Sunday, September 21, 2003

Broadsides continue over sub

Democrat Lucas questions statesmanship of Republican Bunning

The Newport submarine sounds like the daily special at a Monmouth Street sandwich shop. But in two years or so, we can expect to see the USS Narwhal, a decommissioned nuclear submarine, right along Riverboat Row, not far from Hooters and in the same neighborhood as the Newport Aquarium, Newport on the Levee, the Hofbrauhaus, the Purple People Bridge and the Great Wall of China.

OK, that last one is a joke. But if somebody said it's coming to Newport, you'd probably believe them. Newport is on a roll that shows no sign of ebbing.

So why aren't our federal lawmakers in a better mood? Sen. Jim Bunning, a Southgate Republican, and Rep. Ken Lucas, a Boone County Democrat, can both take a measure of credit for making strides toward landing the sub. Yet they continue to torpedo each other anytime the subject comes up.

Bunning started it back in July, after Lucas put in a bill that would defer the plan of scrapping the sub to preserve it as a possible tourist attraction. Bunning said Lucas' bill would kill any chance of getting the sub since the legislation alerted other lawmakers that the vessel was available.

Images of USS Narwhal
More info about USS Narwhal
Bunning made it sound as if all 535 members of Congress were going to go after the sub like it was the newest Harry Potter book. Well, if another member of Congress wanted it, we sure didn't hear about it. Bunning's claim that Lucas sank the sub didn't hold water.

Then Bunning scores a coup for the region when he announces Thursday that he was able to insert language transferring the sub to the local group trying to bring it here - the National Submarine Science Discovery Center - in a Senate spending bill.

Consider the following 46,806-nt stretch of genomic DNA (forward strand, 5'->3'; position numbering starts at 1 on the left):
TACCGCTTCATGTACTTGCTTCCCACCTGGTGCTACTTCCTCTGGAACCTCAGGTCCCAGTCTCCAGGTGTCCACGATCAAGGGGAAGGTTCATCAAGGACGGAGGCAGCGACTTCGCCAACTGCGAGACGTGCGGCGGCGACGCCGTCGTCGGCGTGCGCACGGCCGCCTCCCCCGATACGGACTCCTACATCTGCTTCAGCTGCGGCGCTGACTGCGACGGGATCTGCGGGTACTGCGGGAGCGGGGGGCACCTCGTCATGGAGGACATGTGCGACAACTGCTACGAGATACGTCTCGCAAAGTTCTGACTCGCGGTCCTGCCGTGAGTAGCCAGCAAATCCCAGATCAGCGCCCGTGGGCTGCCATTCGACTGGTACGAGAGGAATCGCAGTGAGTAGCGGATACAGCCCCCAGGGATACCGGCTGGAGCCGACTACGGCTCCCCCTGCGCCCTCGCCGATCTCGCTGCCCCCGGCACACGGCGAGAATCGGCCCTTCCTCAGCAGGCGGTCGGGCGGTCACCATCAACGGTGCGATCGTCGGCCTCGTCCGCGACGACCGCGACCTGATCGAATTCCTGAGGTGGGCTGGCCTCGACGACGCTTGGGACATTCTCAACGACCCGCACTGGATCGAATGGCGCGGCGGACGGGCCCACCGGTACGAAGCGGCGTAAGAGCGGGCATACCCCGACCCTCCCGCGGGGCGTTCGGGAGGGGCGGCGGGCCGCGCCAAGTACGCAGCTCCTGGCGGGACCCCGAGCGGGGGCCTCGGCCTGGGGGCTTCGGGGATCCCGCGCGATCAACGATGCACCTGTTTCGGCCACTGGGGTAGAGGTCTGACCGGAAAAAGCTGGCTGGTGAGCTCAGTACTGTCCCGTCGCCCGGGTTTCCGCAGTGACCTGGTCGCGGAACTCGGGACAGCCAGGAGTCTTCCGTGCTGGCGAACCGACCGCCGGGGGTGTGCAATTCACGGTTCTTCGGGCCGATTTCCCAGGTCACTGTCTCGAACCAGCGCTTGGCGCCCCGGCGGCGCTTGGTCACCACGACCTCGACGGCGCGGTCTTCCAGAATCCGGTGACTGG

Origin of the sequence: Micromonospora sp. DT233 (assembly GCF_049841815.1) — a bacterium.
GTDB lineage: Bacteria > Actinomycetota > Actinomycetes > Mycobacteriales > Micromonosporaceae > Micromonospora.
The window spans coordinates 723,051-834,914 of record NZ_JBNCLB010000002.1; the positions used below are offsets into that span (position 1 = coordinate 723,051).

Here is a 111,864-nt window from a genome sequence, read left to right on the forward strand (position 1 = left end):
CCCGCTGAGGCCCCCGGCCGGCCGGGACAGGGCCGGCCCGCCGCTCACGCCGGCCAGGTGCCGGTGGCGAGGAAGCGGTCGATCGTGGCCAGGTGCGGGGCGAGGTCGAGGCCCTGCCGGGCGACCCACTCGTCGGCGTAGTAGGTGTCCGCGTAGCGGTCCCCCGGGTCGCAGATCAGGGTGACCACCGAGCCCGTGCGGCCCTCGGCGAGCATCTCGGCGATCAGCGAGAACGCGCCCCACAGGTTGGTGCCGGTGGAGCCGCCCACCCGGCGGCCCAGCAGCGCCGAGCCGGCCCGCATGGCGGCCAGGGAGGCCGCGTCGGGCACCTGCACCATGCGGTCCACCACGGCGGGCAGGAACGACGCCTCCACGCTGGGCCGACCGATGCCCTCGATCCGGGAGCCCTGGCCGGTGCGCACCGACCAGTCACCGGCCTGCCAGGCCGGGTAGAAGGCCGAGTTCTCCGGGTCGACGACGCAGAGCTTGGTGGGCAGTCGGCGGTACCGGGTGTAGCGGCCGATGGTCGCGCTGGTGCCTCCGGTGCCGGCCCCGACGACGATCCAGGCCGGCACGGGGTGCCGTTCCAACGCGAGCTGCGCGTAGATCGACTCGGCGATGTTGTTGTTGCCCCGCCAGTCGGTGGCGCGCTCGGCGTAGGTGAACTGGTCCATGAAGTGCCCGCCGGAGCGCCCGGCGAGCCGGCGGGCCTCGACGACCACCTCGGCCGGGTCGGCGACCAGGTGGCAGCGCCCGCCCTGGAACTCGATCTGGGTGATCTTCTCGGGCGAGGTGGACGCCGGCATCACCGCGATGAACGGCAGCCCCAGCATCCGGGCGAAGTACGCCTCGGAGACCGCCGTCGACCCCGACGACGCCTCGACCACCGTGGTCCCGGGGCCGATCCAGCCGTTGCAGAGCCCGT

Rather than simply taking credit for a job well done, Bunning takes a shot at Lucas during a Thursday afternoon press conference, saying Lucas made it especially hard to get the deal done.

Already steamed at Bunning's original jab, Lucas fired back Friday, accusing Bunning of arrogance.

"Not only does (Bunning) want credit for the submarine project, but in his own self-promotion, he goes out of his way to claim to save the project in spite of me," Lucas said. "This is another prime example of putting partisanship ahead of statesmanship."

Lucas said back on Aug. 18 he was told by the Navy that the scrapping of demolition of the Narwhal, scheduled for October, was delayed because of his efforts. He produced a letter to prove it.

"Without this, there would have been no submarine, as it would have been in a scrap heap," Lucas said. "In light of the circumstances, we gave no notice to the press. I have always subscribed to the philosophy that great things can be accomplished if you don't care who gets the credit."

Bunning spokesman Mike Reynard said Lucas needs to calm down and remember: "What we should all be happy about is that the sub is coming to Northern Kentucky."

Reynard also pointed out that several Democratic elected officials attended Bunning's press conference.

"This has always been a bipartisan effort, on both the federal and local level," Reynard said. "For (Lucas) to say this was partisan when the Senator is standing there with several Democrats is kind of a stretch."

I wouldn't want to be stuck with those two on the same sub for very long.


Tourism officials excited by sub

Crowley interviews Campbell County Family Court Judge Michael "Mickey" Foellger this week on ICN6's "On The Record," which is broadcast daily on Insight Communications Channel 6.

Brent Spence Bridge obsolete, dangerous
Do you drive the bridge? Rate the 'Fear Factor'
Photo gallery
15 deficient bridges: How Brent Spence compares
Accident stats show big rigs get a bad rap
History of the bridge
Who was Brent Spence?

PULFER: Dana Siegel gets the glorious gift of a second wind
BRONSON: A soldier returns from WMDs to BMWs
CROWLEY: Broadsides continue over sub
GOOD THINGS: Students help teacher turn 100

Oktoberfest today: Chicken dancing
German teens rate Oktoberfest 'like McDonald's'
Man to put gun, debate in open
Tourism officials excited by sub
Poor urged to go to polls

Jury award criticized
More to Madeira fest than fun, games
Montgomery, Sycamore: The next section's for you
Post-game rowdiness raises concerns
Regional Report

Speed trailer slammed by speeder
Mason schools to seek bond issue
Fairfield to break ground on community arts center
Survey gives Miami low marks on diversity
Miami lines up big names for lecture series

Nancy Neumann promoted peace
John Peter owned Norwood cafeteria

Ohio Bicentennial Notebook
Ohio Moments
Policeman accused of church break-in
Man freed from prison in child pornography case

Accused Covington teacher identified
Tobacco debate frays nerves
Murder warrants issued in 3 slayings